By Rebecca Bulnes
By Laurie Charles
By Chuck Strouse
By Lee Zimmerman
By Laurie Charles
By Falyn Freyman
By Hans Morgenstern
Since the 1970s, Alice Cooper has been making bloody fantastic rock 'n' roll. Known for his shocking stage shows, the artist born Vincent Damon Furnier is now a little further along in years but still touring like crazy.
Cooper lives in Arizona, where he enjoys playing a lot of golf. At 32, when he quit drinking, he got into the sport. "I didn't realize golf is actually more addicting than alcohol," he jokes. He grew up in Detroit, where, he laughingly says, they didn't have golf; there was only "baseball, football, and grand theft auto."
Nowadays, you can find him, six days a week, teeing off at 6:30 a.m. and doing about 30 tournaments a year for charity. He grew up taking trips to Fort Lauderdale to visit relatives and says, "I enjoy being in Florida, because every once in a while, I like to go down there and sweat the toxins out."
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He'll perform a pre-Halloween show at Hard Rock Live in Hollywood as part of his Raise the Dead tour. We at New Times spoke with him about the link between humor and horror, teenage suicides, and playing alongside Rob Zombie and Marilyn Manson.
New Times: I read your Wall Street Journal article, and there was a quote in there that I liked. You said, "Comedy and horror are so close." What is the connection between the two for you?
Alice Cooper: When you go and see a movie, like, let's say, Evil Dead, it's scary. You jump a couple of times, then you laugh about it, 'cause you're going, "I just jumped in a movie. I know it's a movie; it's just they got me on that one." Then you start laughing. At the same time, there was a moment in the movie — it's one of the bloodiest movies of all time; there can't be any more blood in this movie — he's down in the basement, and he hits this pipe and gets covered in blood. I mean, soaked to the bone in blood. And I just burst out laughing. I could see the absurdity of this. I think that's what a good horror movie does. It scares you, it gets your adrenaline going, it gets your heart going, and then it lets you off the hook. There's the ending, where the bad guy always gets it.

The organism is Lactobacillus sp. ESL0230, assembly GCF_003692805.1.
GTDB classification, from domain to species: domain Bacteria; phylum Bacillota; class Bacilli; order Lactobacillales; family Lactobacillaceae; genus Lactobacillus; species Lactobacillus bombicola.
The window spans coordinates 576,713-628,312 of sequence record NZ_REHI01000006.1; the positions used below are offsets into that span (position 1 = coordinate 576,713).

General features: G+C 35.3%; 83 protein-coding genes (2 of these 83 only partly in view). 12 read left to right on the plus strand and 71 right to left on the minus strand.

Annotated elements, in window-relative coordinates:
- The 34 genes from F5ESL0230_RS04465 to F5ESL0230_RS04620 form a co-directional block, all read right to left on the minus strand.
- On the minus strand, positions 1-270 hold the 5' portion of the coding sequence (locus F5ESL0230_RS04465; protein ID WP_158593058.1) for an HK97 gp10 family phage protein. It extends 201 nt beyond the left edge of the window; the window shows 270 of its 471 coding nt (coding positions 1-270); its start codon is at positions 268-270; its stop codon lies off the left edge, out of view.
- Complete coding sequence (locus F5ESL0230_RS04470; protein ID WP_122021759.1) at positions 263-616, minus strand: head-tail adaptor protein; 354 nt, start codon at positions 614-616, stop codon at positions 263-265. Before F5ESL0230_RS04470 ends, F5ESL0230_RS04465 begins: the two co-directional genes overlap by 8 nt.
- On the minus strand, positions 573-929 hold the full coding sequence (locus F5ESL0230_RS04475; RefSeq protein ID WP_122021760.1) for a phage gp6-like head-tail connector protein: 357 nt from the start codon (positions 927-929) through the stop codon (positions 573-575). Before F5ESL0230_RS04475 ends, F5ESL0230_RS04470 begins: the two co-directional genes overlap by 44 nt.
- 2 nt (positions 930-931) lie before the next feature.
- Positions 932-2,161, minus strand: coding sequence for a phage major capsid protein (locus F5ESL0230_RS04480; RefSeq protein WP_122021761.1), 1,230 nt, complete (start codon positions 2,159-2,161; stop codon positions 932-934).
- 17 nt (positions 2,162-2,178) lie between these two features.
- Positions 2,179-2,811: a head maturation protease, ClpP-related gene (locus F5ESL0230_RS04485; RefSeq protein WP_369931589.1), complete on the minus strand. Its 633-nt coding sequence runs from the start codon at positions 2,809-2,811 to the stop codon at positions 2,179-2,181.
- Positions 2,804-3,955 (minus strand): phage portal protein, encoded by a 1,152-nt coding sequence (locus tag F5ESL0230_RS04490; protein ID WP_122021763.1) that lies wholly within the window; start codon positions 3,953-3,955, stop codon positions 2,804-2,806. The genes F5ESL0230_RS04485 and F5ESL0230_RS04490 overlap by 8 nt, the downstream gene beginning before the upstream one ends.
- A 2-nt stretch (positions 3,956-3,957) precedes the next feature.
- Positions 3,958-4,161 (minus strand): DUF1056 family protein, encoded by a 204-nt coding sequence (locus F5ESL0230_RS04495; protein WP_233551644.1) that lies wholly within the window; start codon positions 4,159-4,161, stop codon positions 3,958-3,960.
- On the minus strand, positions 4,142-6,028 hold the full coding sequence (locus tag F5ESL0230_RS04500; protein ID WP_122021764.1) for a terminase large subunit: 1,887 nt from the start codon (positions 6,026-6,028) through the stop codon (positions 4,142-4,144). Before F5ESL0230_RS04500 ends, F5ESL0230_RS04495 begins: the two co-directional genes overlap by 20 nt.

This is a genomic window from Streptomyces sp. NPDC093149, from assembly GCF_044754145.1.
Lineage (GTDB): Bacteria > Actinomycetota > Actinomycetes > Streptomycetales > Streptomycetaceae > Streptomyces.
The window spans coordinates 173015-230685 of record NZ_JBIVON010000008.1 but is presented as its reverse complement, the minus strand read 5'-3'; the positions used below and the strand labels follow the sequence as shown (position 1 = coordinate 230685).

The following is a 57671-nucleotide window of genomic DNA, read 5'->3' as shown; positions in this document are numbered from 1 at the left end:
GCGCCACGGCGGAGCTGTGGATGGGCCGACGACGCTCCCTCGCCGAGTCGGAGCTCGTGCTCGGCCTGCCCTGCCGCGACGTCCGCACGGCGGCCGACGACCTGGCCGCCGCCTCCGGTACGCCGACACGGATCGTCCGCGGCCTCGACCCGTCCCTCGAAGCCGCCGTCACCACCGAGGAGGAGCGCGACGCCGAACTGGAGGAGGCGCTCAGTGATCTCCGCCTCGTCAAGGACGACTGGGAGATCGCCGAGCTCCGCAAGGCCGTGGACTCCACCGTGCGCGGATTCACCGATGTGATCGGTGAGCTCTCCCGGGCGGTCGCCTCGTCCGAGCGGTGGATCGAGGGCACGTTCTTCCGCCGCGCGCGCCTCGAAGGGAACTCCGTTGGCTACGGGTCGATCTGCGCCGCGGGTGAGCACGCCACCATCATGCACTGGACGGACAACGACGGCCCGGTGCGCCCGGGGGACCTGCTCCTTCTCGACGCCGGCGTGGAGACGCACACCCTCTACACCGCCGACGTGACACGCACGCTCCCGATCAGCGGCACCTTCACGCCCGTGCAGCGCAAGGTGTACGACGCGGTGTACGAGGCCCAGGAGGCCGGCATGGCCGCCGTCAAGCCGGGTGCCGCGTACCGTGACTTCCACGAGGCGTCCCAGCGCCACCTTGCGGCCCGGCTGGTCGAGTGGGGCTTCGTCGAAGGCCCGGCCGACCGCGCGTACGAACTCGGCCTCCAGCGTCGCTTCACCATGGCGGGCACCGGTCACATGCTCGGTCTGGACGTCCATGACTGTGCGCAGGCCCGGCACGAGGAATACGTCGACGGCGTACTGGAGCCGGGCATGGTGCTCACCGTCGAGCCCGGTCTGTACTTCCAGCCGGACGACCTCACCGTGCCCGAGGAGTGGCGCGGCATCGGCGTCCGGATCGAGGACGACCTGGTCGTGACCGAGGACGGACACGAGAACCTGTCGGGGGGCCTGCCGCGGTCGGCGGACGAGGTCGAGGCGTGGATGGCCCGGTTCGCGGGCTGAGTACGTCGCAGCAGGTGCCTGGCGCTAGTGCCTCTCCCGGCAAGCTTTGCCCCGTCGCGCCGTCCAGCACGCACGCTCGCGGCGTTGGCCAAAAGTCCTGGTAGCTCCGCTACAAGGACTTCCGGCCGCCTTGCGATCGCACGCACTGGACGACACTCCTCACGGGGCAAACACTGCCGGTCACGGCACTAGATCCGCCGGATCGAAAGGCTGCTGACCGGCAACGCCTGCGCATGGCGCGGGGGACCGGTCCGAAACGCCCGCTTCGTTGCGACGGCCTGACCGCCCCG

So I incorporated that into my show. I don't mind being the villain. Michael Myers always gets buried in cement, or Freddy Krueger gets blown to pieces — the bad guys always get justice served in the end. Well, I said, Alice Cooper then needs to get his head cut off or needs to get hung or needs to be this or that to make it satisfying. And then what happens? They always come back. They're indestructible. So Alice comes back, top hat and tails, balloons, and it's a party. School's out. I played Freddy Krueger's father in Freddy's Dead, and the hardest part of the movie was us not laughing when he was going to kill me. He's going to put a straight razor through my eye, and in almost every scene, you're going, "OK, don't laugh at this." Because when you're shooting a horror movie, when you're trying to be very serious, that's the time when you really start laughing.
It is! It was designed as a comedy. There was definitely Johnny's sense of humor there and Tim Burton's sense of humor. I think it was a comedy before it was a horror movie, for sure. There were so many little innuendos in that film. "Alice Cooper is the ugliest woman I've ever seen." There were some great lines in there. But comedy then is a different thing, because it's all about timing. A punch line has to hit on the right amount of beats or it doesn't work. And that's why great comedy directors, they all come in and they say, "OK, you wait two beats after you say that, and then you look up and to the left." And you go, "Well, that's not funny!" And then you see it on the screen, and you die laughing. You get it after you see it edited and on the screen. That director has to have the faith that that's going to be funny when you shoot it.
You're still touring and making music, and I know this sounds weird, but who would you say is the new you? Who is the new young shock-rock guy or gal?
It's so funny, because I know all the guys that were influenced by me. I know the guys from Kiss, I know Marilyn [Manson], I know Rob Zombie, I know Slipknot — you name the band and I know them. I've worked with all of them. They always start out saying, "Look, we learned all your songs, we tried to learn something from you, and we tried to take it in our own direction." I say that's great, but understand this: I'm still the oldest vampire here, and I'm going out there to blow you off the stage. There's that moment of, this is what I do, and I still feel that I do it better than you guys. But we laugh about it.